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Battle for Mosul nears ancient Nimrud: military

AFP , Thursday 10 Nov 2016
Iraq
Members of the Iraqi forces watch Donald Trump giving a speech after he won the US president elections in the village of Arbid on the southern outskirts of Mosul on November 9, 2016, as they rest in a house during the ongoing military operation to retake Mosul from the Islamic State (IS) group. ( Photo AFP )
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The battle for Iraq's second city Mosul neared the remains of ancient Nimrud on Thursday, the military said, raising fears for the famed heritage site already ravaged by militants bombs and sledgehammers.

Troops and allied militia were advancing on two villages held by the Islamic State group near the ancient site some 30 kilometres (20 miles) south of Mosul, the Joint Operations Command said.

"Units of the 9th Armoured Division and the Hashed al-Ashaeri (tribal militia) are beginning to advance to liberate the villages of Abbas Rajab and Al-Nomaniyah, toward Nimrud," it said.

Nimrud was the one of the great centres of the ancient Middle East. Founded in the 13th Century BC, it became the capital of the Assyrian empire, whose rulers built vast palaces and monuments that have drawn archaeologists from around the world for more than 150 years.

Many of its monumental stone sculptures and reliefs were taken way for display in museums around the world but some of the more massive structures remained in place when the jihadists swept through in mid-2014.

In April last year, IS group posted video on the internet of its fighters sledgehammering monuments before planting explosives around the site and blowing it up.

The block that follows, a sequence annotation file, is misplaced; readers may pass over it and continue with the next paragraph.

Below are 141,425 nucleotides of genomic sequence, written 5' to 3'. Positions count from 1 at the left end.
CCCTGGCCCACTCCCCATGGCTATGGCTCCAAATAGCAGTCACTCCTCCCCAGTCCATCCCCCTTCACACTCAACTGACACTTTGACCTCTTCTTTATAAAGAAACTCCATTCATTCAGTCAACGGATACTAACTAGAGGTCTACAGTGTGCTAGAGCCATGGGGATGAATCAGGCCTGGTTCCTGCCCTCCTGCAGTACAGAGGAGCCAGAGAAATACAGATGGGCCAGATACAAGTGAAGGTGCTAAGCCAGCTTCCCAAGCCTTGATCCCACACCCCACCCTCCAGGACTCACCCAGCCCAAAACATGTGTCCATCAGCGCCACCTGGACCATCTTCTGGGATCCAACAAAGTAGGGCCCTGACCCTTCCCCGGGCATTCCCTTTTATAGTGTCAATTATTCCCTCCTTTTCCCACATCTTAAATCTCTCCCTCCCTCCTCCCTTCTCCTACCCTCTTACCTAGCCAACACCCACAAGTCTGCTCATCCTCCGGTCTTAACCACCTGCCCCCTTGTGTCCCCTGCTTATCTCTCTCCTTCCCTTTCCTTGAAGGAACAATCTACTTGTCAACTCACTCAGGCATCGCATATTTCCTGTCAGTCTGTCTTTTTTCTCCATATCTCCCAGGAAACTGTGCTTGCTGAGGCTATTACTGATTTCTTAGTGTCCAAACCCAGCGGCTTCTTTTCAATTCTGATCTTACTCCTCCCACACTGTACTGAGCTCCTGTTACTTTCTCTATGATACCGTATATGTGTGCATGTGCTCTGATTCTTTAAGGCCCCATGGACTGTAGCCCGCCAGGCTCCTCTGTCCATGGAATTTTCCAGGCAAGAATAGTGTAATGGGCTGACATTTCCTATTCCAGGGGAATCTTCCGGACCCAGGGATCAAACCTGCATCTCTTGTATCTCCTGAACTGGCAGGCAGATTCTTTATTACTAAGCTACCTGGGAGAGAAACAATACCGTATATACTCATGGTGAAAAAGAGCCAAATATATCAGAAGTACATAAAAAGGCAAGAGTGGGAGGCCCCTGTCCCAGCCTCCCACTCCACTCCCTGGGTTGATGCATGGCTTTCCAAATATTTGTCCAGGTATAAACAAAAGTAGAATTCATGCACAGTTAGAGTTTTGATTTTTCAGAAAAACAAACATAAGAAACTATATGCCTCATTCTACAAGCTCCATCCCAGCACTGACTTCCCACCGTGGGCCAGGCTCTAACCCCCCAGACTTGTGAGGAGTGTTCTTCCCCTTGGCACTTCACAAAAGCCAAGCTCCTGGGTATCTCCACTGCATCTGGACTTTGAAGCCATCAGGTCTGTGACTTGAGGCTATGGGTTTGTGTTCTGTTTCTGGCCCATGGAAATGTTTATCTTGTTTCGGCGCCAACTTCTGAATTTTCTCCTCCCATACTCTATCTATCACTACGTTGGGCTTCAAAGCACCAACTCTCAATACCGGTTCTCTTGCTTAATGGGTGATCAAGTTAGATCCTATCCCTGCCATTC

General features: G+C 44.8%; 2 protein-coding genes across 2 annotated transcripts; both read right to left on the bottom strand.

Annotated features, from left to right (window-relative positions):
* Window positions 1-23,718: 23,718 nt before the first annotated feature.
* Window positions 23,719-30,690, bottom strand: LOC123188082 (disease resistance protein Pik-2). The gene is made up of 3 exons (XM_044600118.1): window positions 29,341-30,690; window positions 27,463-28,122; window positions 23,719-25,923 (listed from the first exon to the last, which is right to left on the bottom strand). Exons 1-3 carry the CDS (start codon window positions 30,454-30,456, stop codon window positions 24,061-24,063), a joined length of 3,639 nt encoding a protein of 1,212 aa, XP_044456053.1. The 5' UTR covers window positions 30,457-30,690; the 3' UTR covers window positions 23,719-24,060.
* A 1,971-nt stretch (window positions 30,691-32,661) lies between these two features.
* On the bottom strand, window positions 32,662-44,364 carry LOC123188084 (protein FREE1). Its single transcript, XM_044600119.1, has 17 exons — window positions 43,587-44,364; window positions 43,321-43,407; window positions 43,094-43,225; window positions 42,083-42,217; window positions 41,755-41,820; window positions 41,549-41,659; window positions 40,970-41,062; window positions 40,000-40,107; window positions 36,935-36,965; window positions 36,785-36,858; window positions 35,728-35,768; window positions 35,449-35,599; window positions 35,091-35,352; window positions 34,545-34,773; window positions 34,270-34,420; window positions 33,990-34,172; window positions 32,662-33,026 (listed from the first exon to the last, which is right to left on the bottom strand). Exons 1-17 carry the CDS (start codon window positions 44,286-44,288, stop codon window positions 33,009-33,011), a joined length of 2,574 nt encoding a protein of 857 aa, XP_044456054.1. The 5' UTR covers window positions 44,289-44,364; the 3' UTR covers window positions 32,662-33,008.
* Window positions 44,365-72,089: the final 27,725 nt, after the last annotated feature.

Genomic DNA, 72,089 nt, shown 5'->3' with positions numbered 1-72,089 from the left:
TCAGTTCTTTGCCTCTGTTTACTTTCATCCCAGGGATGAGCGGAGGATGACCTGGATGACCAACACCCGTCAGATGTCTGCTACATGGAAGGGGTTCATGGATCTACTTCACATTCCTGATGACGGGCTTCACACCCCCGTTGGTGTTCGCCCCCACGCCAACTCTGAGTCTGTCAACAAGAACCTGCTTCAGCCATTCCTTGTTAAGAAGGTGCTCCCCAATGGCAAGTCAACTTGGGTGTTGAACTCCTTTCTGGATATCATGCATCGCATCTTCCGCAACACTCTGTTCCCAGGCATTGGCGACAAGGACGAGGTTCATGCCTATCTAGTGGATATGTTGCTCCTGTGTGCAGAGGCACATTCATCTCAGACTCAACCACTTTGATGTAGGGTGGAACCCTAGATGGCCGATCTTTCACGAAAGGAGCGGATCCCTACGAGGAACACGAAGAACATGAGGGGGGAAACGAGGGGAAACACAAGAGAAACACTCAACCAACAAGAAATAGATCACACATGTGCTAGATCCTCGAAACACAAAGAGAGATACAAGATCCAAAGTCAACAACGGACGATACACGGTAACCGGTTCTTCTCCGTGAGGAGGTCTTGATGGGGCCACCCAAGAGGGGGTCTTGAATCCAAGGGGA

It was part of a campaign of destruction by the jihadists against heritage sites under their control that also took in ancient Nineveh on the outskirts of Mosul, Hatra in the desert to the south and Palmyra in neighbouring Syria,

IS group says the ancient monuments are idols that violate the teachings of its extreme form of Sunni Islam.

But that has not stopped the group from trafficking artefacts it purports to revile on the black market to fund its operations.

It is unclear what still remains of Nimrud's ancient ruins as Iraqi forces move closer.

But it is just one of a number of treasured heritage sites that are threatened with further damage by the offensive that the government launched on October 17 to retake Mosul, the militants' last major stronghold in Iraq.

The area where ancient Hatra is located may see fighting between IS militants and pro-government militias who aim to retake the town of Tal Afar, which commands Mosul's western approaches.

Ancient Nineveh is also in the path of advancing troops.

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